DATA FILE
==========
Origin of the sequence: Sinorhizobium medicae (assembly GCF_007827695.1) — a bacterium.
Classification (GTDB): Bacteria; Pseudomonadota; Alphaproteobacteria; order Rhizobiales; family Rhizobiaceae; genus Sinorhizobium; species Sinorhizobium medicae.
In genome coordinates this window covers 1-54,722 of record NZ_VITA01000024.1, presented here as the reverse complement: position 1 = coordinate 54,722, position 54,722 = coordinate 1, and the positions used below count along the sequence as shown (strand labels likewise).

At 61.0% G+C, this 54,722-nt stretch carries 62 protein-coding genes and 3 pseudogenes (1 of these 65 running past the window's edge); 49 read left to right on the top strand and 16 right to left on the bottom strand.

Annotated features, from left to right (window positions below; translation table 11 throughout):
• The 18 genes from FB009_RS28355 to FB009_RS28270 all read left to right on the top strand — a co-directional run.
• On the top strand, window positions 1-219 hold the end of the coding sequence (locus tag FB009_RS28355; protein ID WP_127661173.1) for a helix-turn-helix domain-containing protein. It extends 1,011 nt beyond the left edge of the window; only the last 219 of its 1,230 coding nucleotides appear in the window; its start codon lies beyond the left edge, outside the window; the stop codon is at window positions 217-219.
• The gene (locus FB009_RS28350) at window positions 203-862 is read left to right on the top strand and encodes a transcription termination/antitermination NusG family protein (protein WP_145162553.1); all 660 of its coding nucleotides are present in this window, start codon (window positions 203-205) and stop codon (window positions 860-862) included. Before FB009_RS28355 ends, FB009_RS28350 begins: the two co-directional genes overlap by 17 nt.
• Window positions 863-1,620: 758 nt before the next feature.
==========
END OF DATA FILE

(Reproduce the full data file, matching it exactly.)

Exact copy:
Origin of the sequence: Sinorhizobium medicae (assembly GCF_007827695.1) — a bacterium.
Classification (GTDB): Bacteria; Pseudomonadota; Alphaproteobacteria; order Rhizobiales; family Rhizobiaceae; genus Sinorhizobium; species Sinorhizobium medicae.
In genome coordinates this window covers 1-54,722 of record NZ_VITA01000024.1, presented here as the reverse complement: position 1 = coordinate 54,722, position 54,722 = coordinate 1, and the positions used below count along the sequence as shown (strand labels likewise).

At 61.0% G+C, this 54,722-nt stretch carries 62 protein-coding genes and 3 pseudogenes (1 of these 65 running past the window's edge); 49 read left to right on the top strand and 16 right to left on the bottom strand.

Annotated features, from left to right (window positions below; translation table 11 throughout):
• The 18 genes from FB009_RS28355 to FB009_RS28270 all read left to right on the top strand — a co-directional run.
• On the top strand, window positions 1-219 hold the end of the coding sequence (locus tag FB009_RS28355; protein ID WP_127661173.1) for a helix-turn-helix domain-containing protein. It extends 1,011 nt beyond the left edge of the window; only the last 219 of its 1,230 coding nucleotides appear in the window; its start codon lies beyond the left edge, outside the window; the stop codon is at window positions 217-219.
• The gene (locus FB009_RS28350) at window positions 203-862 is read left to right on the top strand and encodes a transcription termination/antitermination NusG family protein (protein WP_145162553.1); all 660 of its coding nucleotides are present in this window, start codon (window positions 203-205) and stop codon (window positions 860-862) included. Before FB009_RS28355 ends, FB009_RS28350 begins: the two co-directional genes overlap by 17 nt.
• Window positions 863-1,620: 758 nt before the next feature.